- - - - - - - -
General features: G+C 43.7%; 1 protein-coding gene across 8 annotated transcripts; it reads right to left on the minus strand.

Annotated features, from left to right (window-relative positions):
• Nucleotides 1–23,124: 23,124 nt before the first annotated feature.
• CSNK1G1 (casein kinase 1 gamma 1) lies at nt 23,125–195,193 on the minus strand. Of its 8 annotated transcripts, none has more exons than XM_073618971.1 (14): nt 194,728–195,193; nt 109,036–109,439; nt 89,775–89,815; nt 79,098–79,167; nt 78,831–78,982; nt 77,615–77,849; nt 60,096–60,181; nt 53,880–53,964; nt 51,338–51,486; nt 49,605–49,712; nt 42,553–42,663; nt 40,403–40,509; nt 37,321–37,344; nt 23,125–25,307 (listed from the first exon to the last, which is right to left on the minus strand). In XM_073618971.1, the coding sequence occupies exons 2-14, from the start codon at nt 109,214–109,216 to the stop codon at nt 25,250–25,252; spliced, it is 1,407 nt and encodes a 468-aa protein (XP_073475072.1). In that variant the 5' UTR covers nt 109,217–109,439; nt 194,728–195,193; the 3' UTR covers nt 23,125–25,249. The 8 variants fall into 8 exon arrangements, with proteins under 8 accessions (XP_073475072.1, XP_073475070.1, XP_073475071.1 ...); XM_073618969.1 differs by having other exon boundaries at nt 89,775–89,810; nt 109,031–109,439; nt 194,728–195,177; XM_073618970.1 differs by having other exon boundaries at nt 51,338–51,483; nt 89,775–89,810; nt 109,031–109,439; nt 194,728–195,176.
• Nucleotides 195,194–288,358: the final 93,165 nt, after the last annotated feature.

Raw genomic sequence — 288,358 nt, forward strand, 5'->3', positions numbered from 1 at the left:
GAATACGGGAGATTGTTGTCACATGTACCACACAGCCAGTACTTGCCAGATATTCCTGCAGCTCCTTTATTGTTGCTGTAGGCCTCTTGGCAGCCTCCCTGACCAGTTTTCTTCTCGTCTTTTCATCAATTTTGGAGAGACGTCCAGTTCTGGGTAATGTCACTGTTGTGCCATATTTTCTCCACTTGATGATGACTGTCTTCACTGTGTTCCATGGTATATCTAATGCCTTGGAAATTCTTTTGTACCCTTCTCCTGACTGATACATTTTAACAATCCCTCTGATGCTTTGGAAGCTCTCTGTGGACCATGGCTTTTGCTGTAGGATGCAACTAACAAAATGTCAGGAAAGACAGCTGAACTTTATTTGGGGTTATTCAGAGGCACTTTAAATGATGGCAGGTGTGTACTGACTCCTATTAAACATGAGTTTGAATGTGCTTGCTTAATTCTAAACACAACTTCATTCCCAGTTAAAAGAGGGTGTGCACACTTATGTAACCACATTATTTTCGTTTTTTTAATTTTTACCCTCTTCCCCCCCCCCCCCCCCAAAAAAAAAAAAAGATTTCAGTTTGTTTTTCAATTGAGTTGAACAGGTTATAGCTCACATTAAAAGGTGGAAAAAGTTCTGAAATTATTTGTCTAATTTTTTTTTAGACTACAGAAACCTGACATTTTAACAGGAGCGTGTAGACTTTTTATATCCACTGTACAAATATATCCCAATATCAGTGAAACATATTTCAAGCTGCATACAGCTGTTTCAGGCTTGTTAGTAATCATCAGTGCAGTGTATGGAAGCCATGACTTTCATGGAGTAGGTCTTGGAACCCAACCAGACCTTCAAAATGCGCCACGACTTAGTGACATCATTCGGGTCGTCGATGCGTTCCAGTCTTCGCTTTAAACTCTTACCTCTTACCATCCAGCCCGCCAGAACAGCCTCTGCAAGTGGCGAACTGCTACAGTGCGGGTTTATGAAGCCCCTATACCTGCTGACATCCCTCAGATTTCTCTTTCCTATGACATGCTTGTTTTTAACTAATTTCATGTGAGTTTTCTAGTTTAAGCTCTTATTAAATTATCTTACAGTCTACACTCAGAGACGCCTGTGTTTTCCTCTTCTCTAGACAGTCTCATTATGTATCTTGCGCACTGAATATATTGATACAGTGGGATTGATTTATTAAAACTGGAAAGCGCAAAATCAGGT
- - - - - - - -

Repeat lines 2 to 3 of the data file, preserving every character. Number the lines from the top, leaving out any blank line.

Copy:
Annotated features, from left to right (window-relative positions):
• Nucleotides 1–23,124: 23,124 nt before the first annotated feature.